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Setting limits: Using air pollution thresholds to protect and restore U.SAuthor(s): Mark E Fenn; Kathleen F. Lambert; Tamara F. Blett; Douglas A. Burns; Linda H. Pardo; Gary M. Lovett; Richard A. Haeuber; David C. Evers; Charles T. Driscoll; Dean S. Jeffries
Source: Report Number 14. J.S. Baron, Editor-in-Chief. Ecological Society of America. Washington, D.C. 21 p.
Publication Series: Scientific Journal (JRNL)
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Related Research Highlights Air-Pollution Thresholds Protect Ecosystems
DescriptionMore than four decades of research provide unequivocal evidence that sulfur, nitrogen, and mercury pollution have altered, and will continue to alter, our nation’s lands and waters. The emission and deposition of air pollutants harm native plants and animals, degrade water quality, affect forest productivity, and are damaging to human health. Many air quality policies limit emissions at the source but these control measures do not always consider ecosystem impacts. Air pollution thresholds at which ecological effects are observed, such as critical loads, are effective tools for assessing the impacts of air pollution on essential ecosystem services and for informing public policy. U.S. ecosystems can be more effectively protected and restored by using a combination of emissions-based approaches and science-based thresholds of ecosystem damage.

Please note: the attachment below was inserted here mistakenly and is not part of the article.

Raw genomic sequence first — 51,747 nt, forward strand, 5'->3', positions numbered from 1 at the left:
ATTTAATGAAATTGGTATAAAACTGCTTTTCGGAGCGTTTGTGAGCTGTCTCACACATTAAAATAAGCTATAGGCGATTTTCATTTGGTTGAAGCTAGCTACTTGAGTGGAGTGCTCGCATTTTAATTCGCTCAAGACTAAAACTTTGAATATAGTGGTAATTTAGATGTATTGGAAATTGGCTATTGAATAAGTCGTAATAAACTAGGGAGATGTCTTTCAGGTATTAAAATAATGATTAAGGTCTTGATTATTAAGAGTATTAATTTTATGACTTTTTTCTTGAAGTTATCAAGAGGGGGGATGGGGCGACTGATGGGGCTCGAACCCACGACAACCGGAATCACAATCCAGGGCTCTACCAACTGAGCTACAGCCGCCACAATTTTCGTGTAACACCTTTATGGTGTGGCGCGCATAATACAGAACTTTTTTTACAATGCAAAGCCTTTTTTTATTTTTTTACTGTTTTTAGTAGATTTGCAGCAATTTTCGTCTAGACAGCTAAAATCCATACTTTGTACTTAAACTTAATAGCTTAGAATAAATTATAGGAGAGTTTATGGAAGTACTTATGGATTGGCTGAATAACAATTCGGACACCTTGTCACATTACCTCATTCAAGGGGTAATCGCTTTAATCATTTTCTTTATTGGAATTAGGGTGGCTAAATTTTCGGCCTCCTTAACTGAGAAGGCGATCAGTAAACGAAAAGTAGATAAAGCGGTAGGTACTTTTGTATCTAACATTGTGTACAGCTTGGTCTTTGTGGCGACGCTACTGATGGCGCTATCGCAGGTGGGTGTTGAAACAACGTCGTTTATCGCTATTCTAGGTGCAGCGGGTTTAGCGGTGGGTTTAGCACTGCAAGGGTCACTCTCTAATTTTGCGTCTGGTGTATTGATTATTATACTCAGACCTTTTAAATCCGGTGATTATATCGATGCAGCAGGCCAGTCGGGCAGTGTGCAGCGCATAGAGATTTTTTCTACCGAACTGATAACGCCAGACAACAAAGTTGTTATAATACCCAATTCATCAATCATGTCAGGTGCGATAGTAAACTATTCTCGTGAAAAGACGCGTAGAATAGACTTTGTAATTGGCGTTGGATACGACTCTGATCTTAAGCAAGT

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CitationFenn, Mark E; Lambert, Kathleen F.; Blett, Tamara F.; Burns, Douglas A.; Pardo, Linda H.; Lovett, Gary M.; Haeuber, Richard A.; Evers, David C.; Driscoll, Charles T.; Jeffries, Dean S. 2011. Setting limits: Using air pollution thresholds to protect and restore U.S. ecosystems. Issues in Ecology, Report Number 14. J.S. Baron, Editor-in-Chief. Ecological Society of America. Washington, D.C. 21 p.
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